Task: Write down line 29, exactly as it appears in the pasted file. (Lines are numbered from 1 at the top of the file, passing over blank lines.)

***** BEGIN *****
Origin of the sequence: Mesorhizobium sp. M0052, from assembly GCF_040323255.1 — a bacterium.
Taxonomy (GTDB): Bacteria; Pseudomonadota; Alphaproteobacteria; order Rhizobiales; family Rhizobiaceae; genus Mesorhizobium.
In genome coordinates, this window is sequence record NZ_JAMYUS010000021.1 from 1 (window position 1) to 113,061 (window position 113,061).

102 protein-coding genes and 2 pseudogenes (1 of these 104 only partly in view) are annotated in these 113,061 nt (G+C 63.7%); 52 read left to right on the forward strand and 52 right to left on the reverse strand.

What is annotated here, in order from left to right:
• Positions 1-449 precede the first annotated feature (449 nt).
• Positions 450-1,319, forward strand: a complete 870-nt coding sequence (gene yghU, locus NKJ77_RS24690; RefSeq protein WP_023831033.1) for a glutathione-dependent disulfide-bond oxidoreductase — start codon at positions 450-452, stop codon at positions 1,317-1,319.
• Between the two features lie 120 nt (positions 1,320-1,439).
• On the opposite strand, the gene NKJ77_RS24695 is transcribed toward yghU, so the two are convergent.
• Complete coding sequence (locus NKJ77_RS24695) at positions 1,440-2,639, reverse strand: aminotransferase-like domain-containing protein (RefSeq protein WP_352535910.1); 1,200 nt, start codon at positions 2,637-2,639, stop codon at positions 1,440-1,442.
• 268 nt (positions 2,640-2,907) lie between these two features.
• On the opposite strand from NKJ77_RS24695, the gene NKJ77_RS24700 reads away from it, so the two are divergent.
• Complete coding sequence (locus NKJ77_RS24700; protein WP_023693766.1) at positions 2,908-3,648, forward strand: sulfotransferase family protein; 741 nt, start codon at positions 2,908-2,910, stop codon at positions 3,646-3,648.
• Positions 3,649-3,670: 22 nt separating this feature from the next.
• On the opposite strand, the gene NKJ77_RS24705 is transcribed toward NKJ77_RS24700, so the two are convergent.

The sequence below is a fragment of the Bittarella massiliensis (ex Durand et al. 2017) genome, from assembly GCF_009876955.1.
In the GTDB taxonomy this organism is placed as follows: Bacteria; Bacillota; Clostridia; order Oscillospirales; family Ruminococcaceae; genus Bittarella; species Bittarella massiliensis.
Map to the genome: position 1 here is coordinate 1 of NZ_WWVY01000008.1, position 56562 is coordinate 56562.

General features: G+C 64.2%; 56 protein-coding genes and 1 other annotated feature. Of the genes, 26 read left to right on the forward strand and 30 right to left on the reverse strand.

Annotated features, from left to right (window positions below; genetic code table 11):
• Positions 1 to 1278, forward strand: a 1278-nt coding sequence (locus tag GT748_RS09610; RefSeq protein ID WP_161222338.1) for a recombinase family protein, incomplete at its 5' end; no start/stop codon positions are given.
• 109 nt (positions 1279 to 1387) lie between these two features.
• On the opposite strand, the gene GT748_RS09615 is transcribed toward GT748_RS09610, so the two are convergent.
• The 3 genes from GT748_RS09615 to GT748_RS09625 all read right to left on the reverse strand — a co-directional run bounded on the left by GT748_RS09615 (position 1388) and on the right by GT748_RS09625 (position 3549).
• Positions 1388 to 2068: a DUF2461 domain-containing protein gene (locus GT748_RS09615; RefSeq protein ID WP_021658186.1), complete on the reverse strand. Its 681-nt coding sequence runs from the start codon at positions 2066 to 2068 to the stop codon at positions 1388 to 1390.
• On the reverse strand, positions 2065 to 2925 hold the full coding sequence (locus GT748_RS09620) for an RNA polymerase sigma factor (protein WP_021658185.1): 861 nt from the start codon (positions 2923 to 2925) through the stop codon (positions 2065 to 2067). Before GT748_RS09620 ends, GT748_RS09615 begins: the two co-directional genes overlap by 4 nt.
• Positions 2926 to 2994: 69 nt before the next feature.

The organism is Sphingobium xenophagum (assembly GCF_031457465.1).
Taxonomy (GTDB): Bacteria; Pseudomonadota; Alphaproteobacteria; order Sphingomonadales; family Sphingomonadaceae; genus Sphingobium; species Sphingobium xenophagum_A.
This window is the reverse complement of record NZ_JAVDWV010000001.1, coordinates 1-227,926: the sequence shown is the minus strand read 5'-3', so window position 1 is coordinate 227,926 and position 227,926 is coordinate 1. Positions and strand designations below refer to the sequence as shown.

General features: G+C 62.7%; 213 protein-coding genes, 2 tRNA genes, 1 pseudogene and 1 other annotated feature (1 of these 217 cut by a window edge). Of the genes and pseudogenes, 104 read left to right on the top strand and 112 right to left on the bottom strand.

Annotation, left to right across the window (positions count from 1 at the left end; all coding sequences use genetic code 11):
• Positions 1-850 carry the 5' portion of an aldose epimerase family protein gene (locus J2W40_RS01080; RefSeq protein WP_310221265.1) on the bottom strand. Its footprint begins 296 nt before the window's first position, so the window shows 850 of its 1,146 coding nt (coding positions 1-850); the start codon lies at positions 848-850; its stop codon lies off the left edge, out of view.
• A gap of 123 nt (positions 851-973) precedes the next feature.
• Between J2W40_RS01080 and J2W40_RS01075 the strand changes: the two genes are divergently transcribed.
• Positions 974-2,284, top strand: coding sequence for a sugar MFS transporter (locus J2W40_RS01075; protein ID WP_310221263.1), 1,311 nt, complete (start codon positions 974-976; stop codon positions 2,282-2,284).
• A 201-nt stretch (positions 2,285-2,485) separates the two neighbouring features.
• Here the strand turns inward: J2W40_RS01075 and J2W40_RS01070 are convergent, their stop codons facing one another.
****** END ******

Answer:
Taxonomy (GTDB): Bacteria; Pseudomonadota; Alphaproteobacteria; order Sphingomonadales; family Sphingomonadaceae; genus Sphingobium; species Sphingobium xenophagum_A.